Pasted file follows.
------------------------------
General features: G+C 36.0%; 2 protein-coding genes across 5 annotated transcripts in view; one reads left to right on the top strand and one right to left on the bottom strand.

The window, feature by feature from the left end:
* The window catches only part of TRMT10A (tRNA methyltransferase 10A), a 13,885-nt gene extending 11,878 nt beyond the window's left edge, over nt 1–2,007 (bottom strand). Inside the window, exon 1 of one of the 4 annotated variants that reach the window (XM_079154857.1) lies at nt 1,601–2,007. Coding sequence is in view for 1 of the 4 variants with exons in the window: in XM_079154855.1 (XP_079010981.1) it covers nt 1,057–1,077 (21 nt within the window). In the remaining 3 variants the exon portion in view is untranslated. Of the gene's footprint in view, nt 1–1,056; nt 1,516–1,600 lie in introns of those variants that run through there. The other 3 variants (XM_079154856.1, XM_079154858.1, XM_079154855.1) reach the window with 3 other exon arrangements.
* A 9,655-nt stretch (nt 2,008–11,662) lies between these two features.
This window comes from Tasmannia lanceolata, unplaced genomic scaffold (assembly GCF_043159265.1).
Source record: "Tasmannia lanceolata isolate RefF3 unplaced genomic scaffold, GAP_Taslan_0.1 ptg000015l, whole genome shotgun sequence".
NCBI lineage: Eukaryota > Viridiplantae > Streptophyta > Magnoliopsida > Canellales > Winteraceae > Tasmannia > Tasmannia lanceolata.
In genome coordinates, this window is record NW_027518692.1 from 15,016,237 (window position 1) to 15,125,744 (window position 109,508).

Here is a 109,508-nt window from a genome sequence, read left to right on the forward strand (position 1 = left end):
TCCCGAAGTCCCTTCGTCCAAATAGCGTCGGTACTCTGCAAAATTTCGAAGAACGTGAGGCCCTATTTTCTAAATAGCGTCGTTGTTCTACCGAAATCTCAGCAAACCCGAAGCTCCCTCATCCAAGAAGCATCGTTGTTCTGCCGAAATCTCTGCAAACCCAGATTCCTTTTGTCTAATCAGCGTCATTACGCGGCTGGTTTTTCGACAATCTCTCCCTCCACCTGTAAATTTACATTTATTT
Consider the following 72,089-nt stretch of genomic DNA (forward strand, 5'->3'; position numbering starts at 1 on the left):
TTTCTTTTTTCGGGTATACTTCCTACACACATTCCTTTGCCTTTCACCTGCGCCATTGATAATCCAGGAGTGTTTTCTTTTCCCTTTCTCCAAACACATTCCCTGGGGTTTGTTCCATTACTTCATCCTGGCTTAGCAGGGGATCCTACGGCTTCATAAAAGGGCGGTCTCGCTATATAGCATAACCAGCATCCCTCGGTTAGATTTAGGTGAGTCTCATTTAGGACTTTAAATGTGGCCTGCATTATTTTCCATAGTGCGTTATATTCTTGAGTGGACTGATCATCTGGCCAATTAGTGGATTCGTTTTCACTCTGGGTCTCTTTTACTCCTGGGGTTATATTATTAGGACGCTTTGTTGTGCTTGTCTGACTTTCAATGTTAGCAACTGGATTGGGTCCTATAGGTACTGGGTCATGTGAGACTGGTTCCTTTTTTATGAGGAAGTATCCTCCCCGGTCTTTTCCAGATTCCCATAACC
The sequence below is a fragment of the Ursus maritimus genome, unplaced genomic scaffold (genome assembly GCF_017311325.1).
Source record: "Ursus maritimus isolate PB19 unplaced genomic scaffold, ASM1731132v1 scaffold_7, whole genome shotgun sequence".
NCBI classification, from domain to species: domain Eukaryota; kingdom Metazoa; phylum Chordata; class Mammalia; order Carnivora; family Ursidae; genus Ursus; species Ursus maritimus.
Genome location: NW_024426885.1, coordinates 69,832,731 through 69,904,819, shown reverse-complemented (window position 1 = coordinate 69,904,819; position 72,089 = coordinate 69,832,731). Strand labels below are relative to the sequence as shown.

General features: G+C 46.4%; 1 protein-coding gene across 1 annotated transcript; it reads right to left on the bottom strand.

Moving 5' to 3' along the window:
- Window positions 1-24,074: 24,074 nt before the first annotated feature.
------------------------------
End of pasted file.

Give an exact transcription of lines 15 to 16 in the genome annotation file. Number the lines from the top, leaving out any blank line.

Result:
NCBI classification, from domain to species: domain Eukaryota; kingdom Metazoa; phylum Chordata; class Mammalia; order Carnivora; family Ursidae; genus Ursus; species Ursus maritimus.
Genome location: NW_024426885.1, coordinates 69,832,731 through 69,904,819, shown reverse-complemented (window position 1 = coordinate 69,904,819; position 72,089 = coordinate 69,832,731). Strand labels below are relative to the sequence as shown.